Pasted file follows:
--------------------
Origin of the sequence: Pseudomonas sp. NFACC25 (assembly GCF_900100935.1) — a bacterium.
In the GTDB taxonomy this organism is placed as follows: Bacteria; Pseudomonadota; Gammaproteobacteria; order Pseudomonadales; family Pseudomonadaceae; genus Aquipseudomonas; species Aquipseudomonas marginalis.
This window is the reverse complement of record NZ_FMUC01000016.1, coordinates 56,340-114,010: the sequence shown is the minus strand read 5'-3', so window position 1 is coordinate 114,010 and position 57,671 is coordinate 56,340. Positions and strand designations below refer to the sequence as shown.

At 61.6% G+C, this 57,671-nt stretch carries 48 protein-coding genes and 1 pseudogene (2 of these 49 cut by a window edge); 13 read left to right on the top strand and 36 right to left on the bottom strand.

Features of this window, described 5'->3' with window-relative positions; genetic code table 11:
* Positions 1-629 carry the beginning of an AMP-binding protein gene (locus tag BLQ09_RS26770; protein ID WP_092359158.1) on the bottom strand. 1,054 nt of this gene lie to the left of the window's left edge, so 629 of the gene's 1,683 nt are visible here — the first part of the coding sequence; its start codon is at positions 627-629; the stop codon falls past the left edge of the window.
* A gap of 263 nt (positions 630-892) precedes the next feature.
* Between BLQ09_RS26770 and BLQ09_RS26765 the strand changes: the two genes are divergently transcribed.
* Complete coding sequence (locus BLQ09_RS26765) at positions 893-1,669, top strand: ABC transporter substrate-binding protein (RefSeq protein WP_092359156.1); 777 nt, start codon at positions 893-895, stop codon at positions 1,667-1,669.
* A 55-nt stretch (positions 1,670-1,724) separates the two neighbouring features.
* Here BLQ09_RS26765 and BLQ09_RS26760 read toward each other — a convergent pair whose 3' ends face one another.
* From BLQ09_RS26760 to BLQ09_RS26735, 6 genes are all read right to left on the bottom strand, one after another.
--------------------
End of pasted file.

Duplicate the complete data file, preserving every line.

Origin of the sequence: Pseudomonas sp. NFACC25 (assembly GCF_900100935.1) — a bacterium.
In the GTDB taxonomy this organism is placed as follows: Bacteria; Pseudomonadota; Gammaproteobacteria; order Pseudomonadales; family Pseudomonadaceae; genus Aquipseudomonas; species Aquipseudomonas marginalis.
This window is the reverse complement of record NZ_FMUC01000016.1, coordinates 56,340-114,010: the sequence shown is the minus strand read 5'-3', so window position 1 is coordinate 114,010 and position 57,671 is coordinate 56,340. Positions and strand designations below refer to the sequence as shown.

At 61.6% G+C, this 57,671-nt stretch carries 48 protein-coding genes and 1 pseudogene (2 of these 49 cut by a window edge); 13 read left to right on the top strand and 36 right to left on the bottom strand.

Features of this window, described 5'->3' with window-relative positions; genetic code table 11:
* Positions 1-629 carry the beginning of an AMP-binding protein gene (locus tag BLQ09_RS26770; protein ID WP_092359158.1) on the bottom strand. 1,054 nt of this gene lie to the left of the window's left edge, so 629 of the gene's 1,683 nt are visible here — the first part of the coding sequence; its start codon is at positions 627-629; the stop codon falls past the left edge of the window.
* A gap of 263 nt (positions 630-892) precedes the next feature.
* Between BLQ09_RS26770 and BLQ09_RS26765 the strand changes: the two genes are divergently transcribed.
* Complete coding sequence (locus BLQ09_RS26765) at positions 893-1,669, top strand: ABC transporter substrate-binding protein (RefSeq protein WP_092359156.1); 777 nt, start codon at positions 893-895, stop codon at positions 1,667-1,669.
* A 55-nt stretch (positions 1,670-1,724) separates the two neighbouring features.
* Here BLQ09_RS26765 and BLQ09_RS26760 read toward each other — a convergent pair whose 3' ends face one another.
* From BLQ09_RS26760 to BLQ09_RS26735, 6 genes are all read right to left on the bottom strand, one after another.